David Cameron’s past in the Bullingdon Club risks returning to haunt him just days before the general election after a new photo emerged of him posing in bow tie and tails as a proud member of the notorious all-male Oxford University dining club.
The photo – in which a grinning and fresh-faced Mr Cameron appears at the centre of a group of 13 fellow “Bullers” – risks undermining the Prime Minister’s attempts to show the Conservatives are in touch with ordinary voters.
Both Mr Cameron and the Chancellor, George Osborne, have struggled to shrug off their membership of the hard-drinking, boisterous and elitist club.
Extraordinarily, the photo has apparently been displayed for years on the walls of one of Oxford’s most exclusive clothes shops, without attracting public attention.
The only other Bullingdon Club photo of Mr Cameron, which was taken in 1987, has largely disappeared from public view after the photographer withdrew copyright.
The new image seen by The Independent was taken in 1988. It was spotted in the Oxford branch of Ede & Ravenscroft, robe-makers to the Queen and the tailoring company that makes Bullingdon Club outfits – at a reputed cost of £3,000 per gentleman.
The photo, which was discovered by an Oxford student paper VERSA, appears alongside more than a dozen other Bullingdon Club photos from the 1950s to 2010. Some are on the shop wall, while others line the way to the lavatories.
Many of those pictured in these photos, including aristocrats and future captains of industry, have never previously spoken of their membership of the Bullingdon Club.
The images provide an intriguing insight into how members of the Establishment may have gained happy memories and lasting, influential contacts through their membership of the club.
In pictures: Experts' predictions for the General Election - 03/05/15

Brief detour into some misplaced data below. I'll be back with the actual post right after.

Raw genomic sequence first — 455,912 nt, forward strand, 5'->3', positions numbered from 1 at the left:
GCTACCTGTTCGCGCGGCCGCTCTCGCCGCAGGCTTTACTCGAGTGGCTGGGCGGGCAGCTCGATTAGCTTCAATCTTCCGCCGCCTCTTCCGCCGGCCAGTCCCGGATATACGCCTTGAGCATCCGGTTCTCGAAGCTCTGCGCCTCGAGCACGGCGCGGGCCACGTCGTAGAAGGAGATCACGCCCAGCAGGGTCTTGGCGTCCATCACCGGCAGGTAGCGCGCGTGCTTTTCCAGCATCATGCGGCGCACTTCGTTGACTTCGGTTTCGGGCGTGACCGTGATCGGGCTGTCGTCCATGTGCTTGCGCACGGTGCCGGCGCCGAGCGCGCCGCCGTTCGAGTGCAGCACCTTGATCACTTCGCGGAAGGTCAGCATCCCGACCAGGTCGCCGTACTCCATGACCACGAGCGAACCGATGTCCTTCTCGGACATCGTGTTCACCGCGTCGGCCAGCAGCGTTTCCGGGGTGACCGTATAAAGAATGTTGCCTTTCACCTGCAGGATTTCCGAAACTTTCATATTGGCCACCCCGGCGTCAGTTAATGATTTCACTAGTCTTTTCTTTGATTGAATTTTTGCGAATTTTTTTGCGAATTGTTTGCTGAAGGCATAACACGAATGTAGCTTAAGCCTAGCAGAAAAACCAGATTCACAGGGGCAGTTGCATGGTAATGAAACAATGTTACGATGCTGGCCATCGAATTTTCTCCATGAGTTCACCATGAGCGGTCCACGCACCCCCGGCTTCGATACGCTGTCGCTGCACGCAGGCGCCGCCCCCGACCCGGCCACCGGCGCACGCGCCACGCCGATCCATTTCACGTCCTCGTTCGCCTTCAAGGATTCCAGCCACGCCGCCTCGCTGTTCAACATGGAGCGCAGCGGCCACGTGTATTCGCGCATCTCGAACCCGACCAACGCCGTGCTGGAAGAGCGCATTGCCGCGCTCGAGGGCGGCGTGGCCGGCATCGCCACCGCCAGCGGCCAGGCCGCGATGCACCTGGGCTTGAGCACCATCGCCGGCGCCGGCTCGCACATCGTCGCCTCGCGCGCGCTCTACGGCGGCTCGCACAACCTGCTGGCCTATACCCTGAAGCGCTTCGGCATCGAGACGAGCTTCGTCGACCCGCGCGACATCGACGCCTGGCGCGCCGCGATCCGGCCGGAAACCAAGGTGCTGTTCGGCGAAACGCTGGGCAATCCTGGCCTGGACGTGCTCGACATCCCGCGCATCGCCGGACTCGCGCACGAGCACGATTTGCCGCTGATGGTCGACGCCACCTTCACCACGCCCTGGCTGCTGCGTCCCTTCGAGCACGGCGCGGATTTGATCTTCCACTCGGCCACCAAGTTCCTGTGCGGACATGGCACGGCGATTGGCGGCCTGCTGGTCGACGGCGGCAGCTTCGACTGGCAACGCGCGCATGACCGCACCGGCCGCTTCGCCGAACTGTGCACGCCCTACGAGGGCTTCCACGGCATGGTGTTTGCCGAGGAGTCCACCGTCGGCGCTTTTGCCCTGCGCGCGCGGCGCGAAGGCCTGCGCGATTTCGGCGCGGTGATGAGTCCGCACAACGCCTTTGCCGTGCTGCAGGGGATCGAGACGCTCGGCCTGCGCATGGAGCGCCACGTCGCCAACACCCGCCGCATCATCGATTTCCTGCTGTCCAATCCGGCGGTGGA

In pictures: Experts' predictions for the General Election - 03/05/15
1/10 Andrew Hawkins (ComRes)
“The sclerotic, negative and risk-averse campaigns from the two main parties make it hard to see how much can alter. So, my prediction is the same – Tories get most votes, but Labour better placed to form a government. Then a long spell of political and perhaps constitutional chaos.”
2/10 Joe Twyman (YouGov)
“‘The world is changed, I feel it in the water, I feel it in the earth. I smell it in the air.’ So begins the film version of Lord of the Rings. – which is, of course, the famous tale of an epic journey culminating in the final battle between good and evil. The world of British politics has certainly changed. “With a few days still to go I expect that more change could still occur, but it is likely to be minor and the national level and more concentrated on the ground in the key marginal constituencies where the Hold Your Nose or Cut It Off to Spite Your Face™ message pushes home. I expect the Conservatives to be the beneficiaries, but it will not be anything like enough to make a difference to the overall result.”
3/10 Ben Page (Ipsos MORI)
“As the only pollster to correctly predict a hung parliament last time – and then foolishly change my prediction when I saw ALL the others were saying a Conservative majority – I am going to say hung parliament again. With more Conservative than Labour seats. The SNP won’t wipe out the Labour Party completely in Scotland but will get them down to single figures. The Lib Dems will out perform their poll numbers and should get circa 26 seats – or more. Ukip will be delighted with four seats at most, probably fewer.”